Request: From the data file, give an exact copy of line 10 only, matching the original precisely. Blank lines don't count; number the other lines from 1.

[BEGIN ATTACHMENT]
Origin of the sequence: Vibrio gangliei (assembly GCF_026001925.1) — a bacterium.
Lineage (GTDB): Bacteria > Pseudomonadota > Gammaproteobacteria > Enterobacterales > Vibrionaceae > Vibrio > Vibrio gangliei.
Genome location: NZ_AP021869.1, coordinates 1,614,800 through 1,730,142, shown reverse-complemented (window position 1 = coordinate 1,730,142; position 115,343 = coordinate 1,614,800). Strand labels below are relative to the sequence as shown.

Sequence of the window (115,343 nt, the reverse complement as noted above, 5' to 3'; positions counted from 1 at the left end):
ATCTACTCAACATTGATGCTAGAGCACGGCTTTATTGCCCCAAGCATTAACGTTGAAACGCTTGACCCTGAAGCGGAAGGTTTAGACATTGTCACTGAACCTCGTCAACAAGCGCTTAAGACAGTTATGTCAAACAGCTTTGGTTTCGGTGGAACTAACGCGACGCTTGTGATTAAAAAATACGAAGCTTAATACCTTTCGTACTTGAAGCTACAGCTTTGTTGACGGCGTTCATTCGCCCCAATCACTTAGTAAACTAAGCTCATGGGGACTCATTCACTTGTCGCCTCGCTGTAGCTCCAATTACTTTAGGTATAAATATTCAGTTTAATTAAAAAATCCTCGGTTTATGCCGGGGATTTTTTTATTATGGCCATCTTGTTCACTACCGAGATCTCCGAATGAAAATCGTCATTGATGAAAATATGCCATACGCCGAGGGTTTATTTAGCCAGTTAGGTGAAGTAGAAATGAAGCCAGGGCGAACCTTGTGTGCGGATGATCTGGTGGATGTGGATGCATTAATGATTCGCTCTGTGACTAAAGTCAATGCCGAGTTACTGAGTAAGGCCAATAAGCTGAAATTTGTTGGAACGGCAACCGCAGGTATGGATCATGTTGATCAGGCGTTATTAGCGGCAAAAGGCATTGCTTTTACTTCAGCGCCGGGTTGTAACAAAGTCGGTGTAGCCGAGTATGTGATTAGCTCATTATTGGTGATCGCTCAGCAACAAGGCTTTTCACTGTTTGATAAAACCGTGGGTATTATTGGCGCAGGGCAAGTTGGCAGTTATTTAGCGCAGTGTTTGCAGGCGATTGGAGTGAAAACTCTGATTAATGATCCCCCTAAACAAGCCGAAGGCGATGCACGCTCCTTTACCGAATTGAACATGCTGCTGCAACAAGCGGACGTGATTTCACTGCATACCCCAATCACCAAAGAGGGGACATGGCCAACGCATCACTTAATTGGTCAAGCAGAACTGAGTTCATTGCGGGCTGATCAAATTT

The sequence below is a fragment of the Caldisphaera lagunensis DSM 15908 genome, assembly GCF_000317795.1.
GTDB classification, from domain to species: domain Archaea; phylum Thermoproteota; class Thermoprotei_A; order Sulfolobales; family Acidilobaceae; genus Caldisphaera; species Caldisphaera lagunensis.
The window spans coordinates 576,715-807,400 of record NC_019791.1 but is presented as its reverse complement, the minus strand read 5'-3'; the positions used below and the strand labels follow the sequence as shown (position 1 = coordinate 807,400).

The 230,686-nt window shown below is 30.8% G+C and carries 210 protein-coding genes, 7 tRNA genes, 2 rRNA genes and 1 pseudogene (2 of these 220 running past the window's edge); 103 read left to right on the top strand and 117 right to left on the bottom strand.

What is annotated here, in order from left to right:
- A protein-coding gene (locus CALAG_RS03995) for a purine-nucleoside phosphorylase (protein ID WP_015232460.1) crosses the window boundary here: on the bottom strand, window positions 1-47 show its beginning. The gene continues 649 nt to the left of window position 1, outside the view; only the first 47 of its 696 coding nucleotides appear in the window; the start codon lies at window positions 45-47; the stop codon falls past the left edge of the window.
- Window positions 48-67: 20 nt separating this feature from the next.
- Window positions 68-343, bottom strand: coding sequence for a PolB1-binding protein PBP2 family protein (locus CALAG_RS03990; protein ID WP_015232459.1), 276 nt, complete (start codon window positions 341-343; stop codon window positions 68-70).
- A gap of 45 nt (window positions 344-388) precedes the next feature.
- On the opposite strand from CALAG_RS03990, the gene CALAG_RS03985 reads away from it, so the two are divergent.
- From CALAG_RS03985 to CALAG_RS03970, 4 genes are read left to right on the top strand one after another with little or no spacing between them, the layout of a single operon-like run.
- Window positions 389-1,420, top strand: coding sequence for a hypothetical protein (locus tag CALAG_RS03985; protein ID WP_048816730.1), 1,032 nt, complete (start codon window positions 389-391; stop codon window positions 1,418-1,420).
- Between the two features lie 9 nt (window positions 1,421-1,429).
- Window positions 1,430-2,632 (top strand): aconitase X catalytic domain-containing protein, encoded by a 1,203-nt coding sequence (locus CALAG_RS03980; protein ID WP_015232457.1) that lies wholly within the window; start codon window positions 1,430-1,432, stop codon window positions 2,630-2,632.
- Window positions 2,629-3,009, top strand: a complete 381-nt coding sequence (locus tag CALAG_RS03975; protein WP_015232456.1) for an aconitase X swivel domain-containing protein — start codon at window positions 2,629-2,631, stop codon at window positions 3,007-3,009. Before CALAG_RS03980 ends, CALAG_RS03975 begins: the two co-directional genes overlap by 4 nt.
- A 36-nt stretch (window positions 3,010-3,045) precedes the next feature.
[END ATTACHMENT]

What is annotated here, in order from left to right: